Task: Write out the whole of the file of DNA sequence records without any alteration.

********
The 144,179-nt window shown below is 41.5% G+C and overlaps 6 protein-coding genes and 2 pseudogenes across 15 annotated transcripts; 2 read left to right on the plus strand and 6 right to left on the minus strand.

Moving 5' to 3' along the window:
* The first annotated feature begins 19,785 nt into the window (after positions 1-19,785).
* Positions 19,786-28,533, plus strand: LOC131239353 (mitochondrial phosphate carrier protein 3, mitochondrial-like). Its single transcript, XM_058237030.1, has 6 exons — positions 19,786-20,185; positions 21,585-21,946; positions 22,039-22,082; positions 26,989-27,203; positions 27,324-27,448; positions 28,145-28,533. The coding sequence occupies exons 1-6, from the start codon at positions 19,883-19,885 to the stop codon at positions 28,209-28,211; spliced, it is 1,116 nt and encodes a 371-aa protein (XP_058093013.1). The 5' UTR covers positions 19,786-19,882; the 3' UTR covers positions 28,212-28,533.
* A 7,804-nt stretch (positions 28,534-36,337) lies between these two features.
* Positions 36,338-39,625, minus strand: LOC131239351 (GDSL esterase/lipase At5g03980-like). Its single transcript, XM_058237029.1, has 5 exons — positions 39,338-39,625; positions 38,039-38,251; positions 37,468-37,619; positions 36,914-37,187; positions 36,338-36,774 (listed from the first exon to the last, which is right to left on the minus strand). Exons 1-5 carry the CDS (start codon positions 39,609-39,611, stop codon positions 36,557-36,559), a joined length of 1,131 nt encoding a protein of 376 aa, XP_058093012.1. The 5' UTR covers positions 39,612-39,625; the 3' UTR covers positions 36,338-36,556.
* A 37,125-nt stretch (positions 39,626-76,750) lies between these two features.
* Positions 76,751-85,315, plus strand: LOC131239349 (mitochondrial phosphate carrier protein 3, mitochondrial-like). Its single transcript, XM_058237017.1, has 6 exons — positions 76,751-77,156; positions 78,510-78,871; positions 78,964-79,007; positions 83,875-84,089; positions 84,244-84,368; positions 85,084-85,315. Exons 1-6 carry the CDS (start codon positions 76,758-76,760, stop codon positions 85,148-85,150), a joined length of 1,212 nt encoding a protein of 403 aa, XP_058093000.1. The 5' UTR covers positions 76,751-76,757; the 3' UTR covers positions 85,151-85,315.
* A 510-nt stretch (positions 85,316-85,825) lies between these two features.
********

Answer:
The 144,179-nt window shown below is 41.5% G+C and overlaps 6 protein-coding genes and 2 pseudogenes across 15 annotated transcripts; 2 read left to right on the plus strand and 6 right to left on the minus strand.

Moving 5' to 3' along the window:
* The first annotated feature begins 19,785 nt into the window (after positions 1-19,785).
* Positions 19,786-28,533, plus strand: LOC131239353 (mitochondrial phosphate carrier protein 3, mitochondrial-like). Its single transcript, XM_058237030.1, has 6 exons — positions 19,786-20,185; positions 21,585-21,946; positions 22,039-22,082; positions 26,989-27,203; positions 27,324-27,448; positions 28,145-28,533. The coding sequence occupies exons 1-6, from the start codon at positions 19,883-19,885 to the stop codon at positions 28,209-28,211; spliced, it is 1,116 nt and encodes a 371-aa protein (XP_058093013.1). The 5' UTR covers positions 19,786-19,882; the 3' UTR covers positions 28,212-28,533.
* A 7,804-nt stretch (positions 28,534-36,337) lies between these two features.
* Positions 36,338-39,625, minus strand: LOC131239351 (GDSL esterase/lipase At5g03980-like). Its single transcript, XM_058237029.1, has 5 exons — positions 39,338-39,625; positions 38,039-38,251; positions 37,468-37,619; positions 36,914-37,187; positions 36,338-36,774 (listed from the first exon to the last, which is right to left on the minus strand). Exons 1-5 carry the CDS (start codon positions 39,609-39,611, stop codon positions 36,557-36,559), a joined length of 1,131 nt encoding a protein of 376 aa, XP_058093012.1. The 5' UTR covers positions 39,612-39,625; the 3' UTR covers positions 36,338-36,556.
* A 37,125-nt stretch (positions 39,626-76,750) lies between these two features.
* Positions 76,751-85,315, plus strand: LOC131239349 (mitochondrial phosphate carrier protein 3, mitochondrial-like). Its single transcript, XM_058237017.1, has 6 exons — positions 76,751-77,156; positions 78,510-78,871; positions 78,964-79,007; positions 83,875-84,089; positions 84,244-84,368; positions 85,084-85,315. Exons 1-6 carry the CDS (start codon positions 76,758-76,760, stop codon positions 85,148-85,150), a joined length of 1,212 nt encoding a protein of 403 aa, XP_058093000.1. The 5' UTR covers positions 76,751-76,757; the 3' UTR covers positions 85,151-85,315.
* A 510-nt stretch (positions 85,316-85,825) lies between these two features.